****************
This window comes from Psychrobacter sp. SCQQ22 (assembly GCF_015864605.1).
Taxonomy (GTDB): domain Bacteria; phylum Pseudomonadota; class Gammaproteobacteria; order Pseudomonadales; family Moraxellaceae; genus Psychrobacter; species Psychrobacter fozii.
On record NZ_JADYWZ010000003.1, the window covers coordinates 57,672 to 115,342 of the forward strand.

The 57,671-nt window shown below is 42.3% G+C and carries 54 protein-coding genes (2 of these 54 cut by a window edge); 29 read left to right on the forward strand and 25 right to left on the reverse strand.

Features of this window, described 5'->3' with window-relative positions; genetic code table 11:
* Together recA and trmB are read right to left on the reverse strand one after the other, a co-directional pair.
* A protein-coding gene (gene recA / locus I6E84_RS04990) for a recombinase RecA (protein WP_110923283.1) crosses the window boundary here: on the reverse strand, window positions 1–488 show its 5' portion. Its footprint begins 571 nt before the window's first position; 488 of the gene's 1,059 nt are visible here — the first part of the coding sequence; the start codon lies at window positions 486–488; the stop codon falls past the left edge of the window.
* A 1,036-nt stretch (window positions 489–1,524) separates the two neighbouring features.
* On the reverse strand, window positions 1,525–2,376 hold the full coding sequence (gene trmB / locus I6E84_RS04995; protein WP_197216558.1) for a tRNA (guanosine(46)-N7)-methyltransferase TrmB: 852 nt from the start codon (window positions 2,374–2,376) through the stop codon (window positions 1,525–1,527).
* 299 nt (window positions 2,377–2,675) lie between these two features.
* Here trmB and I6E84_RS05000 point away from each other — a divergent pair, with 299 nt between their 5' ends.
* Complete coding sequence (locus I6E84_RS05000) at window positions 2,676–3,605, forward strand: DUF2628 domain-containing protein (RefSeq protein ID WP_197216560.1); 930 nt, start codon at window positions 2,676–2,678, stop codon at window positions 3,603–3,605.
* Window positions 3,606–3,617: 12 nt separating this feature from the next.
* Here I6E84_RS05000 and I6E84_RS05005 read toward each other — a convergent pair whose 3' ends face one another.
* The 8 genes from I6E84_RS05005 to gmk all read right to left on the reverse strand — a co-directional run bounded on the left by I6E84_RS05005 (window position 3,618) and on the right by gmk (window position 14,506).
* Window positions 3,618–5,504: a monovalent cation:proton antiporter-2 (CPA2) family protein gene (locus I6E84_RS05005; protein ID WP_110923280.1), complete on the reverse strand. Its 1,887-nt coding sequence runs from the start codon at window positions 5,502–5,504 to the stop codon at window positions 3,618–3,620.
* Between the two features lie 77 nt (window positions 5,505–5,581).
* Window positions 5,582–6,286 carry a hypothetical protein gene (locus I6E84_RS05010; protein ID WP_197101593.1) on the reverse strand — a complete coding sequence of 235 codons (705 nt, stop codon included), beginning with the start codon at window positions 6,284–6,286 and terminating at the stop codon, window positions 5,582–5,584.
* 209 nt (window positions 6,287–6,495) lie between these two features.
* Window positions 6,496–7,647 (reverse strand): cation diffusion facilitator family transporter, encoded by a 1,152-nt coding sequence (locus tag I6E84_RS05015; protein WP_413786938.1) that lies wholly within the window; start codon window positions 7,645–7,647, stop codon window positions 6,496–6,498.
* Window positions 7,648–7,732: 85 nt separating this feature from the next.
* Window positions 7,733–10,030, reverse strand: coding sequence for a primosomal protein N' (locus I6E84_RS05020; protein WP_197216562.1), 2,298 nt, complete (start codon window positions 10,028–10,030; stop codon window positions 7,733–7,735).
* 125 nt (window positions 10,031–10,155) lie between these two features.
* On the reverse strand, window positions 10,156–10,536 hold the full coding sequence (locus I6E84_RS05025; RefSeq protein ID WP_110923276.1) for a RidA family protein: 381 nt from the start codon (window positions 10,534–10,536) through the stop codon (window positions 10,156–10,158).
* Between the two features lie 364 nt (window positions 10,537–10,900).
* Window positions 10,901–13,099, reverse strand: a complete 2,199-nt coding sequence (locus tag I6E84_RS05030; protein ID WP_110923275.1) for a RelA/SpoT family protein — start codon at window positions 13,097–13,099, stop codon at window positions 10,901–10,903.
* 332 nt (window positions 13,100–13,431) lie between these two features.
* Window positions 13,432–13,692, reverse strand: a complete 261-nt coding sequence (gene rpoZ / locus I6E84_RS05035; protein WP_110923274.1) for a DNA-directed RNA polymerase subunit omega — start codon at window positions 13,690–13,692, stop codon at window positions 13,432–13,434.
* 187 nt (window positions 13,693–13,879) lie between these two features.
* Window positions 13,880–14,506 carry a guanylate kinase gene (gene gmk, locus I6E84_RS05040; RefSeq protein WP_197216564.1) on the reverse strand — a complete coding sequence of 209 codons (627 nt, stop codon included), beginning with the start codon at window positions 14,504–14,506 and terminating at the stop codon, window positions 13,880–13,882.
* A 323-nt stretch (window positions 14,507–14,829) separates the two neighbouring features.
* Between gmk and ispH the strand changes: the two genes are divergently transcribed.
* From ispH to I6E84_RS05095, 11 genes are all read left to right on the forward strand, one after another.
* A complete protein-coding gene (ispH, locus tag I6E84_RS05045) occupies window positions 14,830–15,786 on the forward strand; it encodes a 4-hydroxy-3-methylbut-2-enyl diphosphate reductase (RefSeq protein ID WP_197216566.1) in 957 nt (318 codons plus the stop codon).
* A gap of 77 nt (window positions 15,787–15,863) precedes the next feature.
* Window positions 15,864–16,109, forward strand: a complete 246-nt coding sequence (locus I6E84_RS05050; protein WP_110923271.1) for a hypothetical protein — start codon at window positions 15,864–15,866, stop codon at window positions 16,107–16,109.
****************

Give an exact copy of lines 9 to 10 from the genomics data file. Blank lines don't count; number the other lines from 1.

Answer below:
* On the reverse strand, window positions 1,525–2,376 hold the full coding sequence (gene trmB / locus I6E84_RS04995; protein WP_197216558.1) for a tRNA (guanosine(46)-N7)-methyltransferase TrmB: 852 nt from the start codon (window positions 2,374–2,376) through the stop codon (window positions 1,525–1,527).
* 299 nt (window positions 2,377–2,675) lie between these two features.